Washington: Global climate change may bring on more extreme weather conditions such as heat waves, causing higher fatalities in the coming decades.
Researchers at the Johns Hopkins Bloomberg School of Public Health, using three different climate change scenarios for the final decades of the 21st century, calculated that Chicago could experience between 166 and 2,217 excess deaths per year owing to heat waves.
"Our study looks to quantify the impact of increased heat waves on human mortality," said Roger Peng, who led the study, reports the journal Environmental Health Perspectives.
"For a major US city like Chicago, the impact is likely be profound and potentially devastating," said Peng, associate professor in biostatistics, according to a Bloomberg statement.
"We would expect the impact to be less severe with mitigation efforts, including lowering CO2 emissions." Peng and colleagues developed three climate change scenarios for 2081 to 2100.
The scenarios were based on estimates from seven global climate change models and from mortality and air pollution data for the city of Chicago from 1987 to 2005. The data were limited to the warm season from May to October of each year.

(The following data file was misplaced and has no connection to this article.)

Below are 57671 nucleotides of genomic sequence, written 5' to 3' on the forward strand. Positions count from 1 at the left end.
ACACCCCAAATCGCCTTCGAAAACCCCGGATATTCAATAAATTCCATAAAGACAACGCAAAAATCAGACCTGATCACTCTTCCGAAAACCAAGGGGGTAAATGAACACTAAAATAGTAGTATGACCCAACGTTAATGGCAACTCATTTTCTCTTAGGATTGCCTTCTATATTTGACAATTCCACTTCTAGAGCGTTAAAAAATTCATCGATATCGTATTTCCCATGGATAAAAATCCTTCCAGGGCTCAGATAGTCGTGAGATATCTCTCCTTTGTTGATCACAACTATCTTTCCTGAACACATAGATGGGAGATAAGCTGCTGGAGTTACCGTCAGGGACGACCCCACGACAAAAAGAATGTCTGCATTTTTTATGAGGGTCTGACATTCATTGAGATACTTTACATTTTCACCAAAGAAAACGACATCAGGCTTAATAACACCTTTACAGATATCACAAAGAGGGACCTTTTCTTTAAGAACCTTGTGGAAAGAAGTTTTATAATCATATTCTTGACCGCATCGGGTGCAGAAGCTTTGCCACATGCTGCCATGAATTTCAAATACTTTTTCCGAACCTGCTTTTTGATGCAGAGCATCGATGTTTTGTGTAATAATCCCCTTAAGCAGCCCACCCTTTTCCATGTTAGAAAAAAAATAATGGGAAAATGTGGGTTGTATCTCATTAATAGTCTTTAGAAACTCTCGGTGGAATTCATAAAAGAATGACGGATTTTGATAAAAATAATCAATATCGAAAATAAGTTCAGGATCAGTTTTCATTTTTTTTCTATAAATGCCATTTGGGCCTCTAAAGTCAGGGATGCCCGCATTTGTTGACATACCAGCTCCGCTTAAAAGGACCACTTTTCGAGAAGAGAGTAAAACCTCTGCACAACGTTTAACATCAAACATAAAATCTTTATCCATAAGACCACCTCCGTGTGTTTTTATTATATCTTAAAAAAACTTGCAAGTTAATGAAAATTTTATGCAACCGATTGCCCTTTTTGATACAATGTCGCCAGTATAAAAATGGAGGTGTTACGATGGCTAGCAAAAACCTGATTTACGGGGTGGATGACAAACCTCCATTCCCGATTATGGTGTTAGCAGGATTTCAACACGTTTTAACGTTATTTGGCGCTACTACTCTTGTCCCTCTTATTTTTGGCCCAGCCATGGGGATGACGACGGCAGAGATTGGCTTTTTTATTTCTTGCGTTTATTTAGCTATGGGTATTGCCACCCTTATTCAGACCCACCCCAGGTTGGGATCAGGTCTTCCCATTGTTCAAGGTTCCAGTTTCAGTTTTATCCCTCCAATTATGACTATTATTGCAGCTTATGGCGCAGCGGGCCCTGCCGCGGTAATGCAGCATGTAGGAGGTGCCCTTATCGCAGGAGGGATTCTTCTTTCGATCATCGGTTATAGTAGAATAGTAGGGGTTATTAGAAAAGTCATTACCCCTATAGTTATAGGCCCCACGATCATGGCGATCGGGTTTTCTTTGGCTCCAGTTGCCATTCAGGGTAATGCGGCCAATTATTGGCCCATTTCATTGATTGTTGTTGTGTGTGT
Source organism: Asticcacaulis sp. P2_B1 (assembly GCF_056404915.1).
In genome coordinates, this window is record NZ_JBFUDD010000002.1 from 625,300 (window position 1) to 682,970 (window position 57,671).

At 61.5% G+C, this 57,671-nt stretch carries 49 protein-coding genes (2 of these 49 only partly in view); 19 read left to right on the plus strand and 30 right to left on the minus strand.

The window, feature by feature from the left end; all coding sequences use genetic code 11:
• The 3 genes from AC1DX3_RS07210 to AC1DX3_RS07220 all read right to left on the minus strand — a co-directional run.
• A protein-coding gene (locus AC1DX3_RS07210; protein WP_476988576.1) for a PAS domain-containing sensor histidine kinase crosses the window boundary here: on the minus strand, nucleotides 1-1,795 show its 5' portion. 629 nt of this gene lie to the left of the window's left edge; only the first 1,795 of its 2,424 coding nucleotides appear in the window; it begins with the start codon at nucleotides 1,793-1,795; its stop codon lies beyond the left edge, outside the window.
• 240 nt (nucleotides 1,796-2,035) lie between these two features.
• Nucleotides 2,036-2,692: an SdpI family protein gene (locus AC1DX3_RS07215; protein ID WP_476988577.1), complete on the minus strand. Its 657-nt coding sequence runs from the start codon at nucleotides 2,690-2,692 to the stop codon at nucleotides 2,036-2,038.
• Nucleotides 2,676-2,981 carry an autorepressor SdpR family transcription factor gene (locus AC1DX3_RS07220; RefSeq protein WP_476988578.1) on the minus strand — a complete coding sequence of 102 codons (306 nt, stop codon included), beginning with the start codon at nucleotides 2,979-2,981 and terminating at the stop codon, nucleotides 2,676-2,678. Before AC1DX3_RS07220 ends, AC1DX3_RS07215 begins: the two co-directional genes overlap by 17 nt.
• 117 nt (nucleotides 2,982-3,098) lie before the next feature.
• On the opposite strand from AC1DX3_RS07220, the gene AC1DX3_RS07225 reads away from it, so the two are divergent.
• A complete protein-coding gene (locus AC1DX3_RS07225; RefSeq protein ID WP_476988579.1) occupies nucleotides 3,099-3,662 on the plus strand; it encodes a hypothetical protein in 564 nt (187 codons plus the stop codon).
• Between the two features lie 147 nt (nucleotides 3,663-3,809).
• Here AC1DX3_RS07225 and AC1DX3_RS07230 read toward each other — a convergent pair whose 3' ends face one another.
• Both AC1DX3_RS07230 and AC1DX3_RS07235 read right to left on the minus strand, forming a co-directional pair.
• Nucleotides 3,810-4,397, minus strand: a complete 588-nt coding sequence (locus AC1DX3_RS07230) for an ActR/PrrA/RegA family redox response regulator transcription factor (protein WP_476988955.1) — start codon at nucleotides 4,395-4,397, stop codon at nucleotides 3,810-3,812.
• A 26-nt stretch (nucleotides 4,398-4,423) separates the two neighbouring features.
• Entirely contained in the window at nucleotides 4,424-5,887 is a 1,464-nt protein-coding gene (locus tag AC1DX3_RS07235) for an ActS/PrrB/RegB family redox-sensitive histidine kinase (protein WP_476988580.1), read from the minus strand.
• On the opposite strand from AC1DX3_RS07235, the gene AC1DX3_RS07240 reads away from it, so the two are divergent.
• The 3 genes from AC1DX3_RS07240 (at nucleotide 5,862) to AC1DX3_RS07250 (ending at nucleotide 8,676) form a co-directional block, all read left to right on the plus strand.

From 1987 to 2005, Chicago experienced 14 heat waves, lasting an average of 9.2 days, which resulted in an estimated 53 excess deaths per year.
In the future, the researchers calculated that excess mortality attributable to heat waves is to range from 166 to 2,217 per year.
"It`s very difficult to make predictions, but given what we know now, our study shows that climate change will exacerbate the health impact of heat waves across a range of plausible future scenarios," added Peng.